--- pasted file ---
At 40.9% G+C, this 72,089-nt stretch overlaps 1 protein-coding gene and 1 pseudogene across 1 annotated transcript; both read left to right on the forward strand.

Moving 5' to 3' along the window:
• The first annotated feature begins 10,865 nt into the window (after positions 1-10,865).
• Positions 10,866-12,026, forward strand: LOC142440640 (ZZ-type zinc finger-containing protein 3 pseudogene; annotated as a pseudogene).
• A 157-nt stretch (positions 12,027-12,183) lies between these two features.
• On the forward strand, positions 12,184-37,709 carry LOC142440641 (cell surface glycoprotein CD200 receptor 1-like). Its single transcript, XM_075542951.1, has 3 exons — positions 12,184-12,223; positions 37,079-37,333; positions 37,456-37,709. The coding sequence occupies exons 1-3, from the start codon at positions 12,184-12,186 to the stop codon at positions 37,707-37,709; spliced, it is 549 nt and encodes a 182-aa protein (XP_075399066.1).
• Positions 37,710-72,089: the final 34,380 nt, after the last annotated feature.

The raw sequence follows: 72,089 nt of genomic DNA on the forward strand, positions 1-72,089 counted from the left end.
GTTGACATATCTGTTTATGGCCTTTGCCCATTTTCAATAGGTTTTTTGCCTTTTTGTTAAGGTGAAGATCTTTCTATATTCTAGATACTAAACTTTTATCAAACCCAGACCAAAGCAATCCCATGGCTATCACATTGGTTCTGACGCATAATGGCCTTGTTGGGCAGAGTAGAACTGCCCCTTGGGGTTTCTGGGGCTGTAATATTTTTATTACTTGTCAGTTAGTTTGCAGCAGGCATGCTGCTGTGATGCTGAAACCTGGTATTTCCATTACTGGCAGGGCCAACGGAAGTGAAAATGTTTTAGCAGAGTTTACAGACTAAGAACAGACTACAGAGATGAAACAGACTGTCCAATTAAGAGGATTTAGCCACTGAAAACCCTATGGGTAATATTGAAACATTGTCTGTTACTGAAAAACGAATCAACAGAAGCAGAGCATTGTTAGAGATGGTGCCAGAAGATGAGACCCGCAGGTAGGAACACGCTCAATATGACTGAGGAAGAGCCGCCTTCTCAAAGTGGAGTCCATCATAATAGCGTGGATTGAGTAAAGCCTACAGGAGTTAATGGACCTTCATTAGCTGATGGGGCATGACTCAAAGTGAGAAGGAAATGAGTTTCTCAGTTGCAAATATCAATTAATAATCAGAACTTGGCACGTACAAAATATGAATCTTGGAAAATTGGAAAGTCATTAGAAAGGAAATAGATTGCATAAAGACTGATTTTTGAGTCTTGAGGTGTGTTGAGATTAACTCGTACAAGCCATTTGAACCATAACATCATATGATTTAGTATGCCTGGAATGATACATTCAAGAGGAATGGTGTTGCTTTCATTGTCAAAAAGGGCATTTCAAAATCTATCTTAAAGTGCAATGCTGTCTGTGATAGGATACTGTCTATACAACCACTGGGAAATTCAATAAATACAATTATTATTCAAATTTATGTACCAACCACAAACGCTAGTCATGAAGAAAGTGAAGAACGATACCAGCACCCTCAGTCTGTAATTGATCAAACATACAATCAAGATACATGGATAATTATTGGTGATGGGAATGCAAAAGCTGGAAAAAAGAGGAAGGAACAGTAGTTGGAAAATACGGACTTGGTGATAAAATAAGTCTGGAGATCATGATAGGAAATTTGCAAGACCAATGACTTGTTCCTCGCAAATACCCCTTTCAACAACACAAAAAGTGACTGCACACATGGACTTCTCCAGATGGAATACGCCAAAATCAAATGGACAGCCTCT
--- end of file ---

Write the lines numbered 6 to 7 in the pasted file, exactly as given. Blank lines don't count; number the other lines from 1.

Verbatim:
• On the forward strand, positions 12,184-37,709 carry LOC142440641 (cell surface glycoprotein CD200 receptor 1-like). Its single transcript, XM_075542951.1, has 3 exons — positions 12,184-12,223; positions 37,079-37,333; positions 37,456-37,709. The coding sequence occupies exons 1-3, from the start codon at positions 12,184-12,186 to the stop codon at positions 37,707-37,709; spliced, it is 549 nt and encodes a 182-aa protein (XP_075399066.1).
• Positions 37,710-72,089: the final 34,380 nt, after the last annotated feature.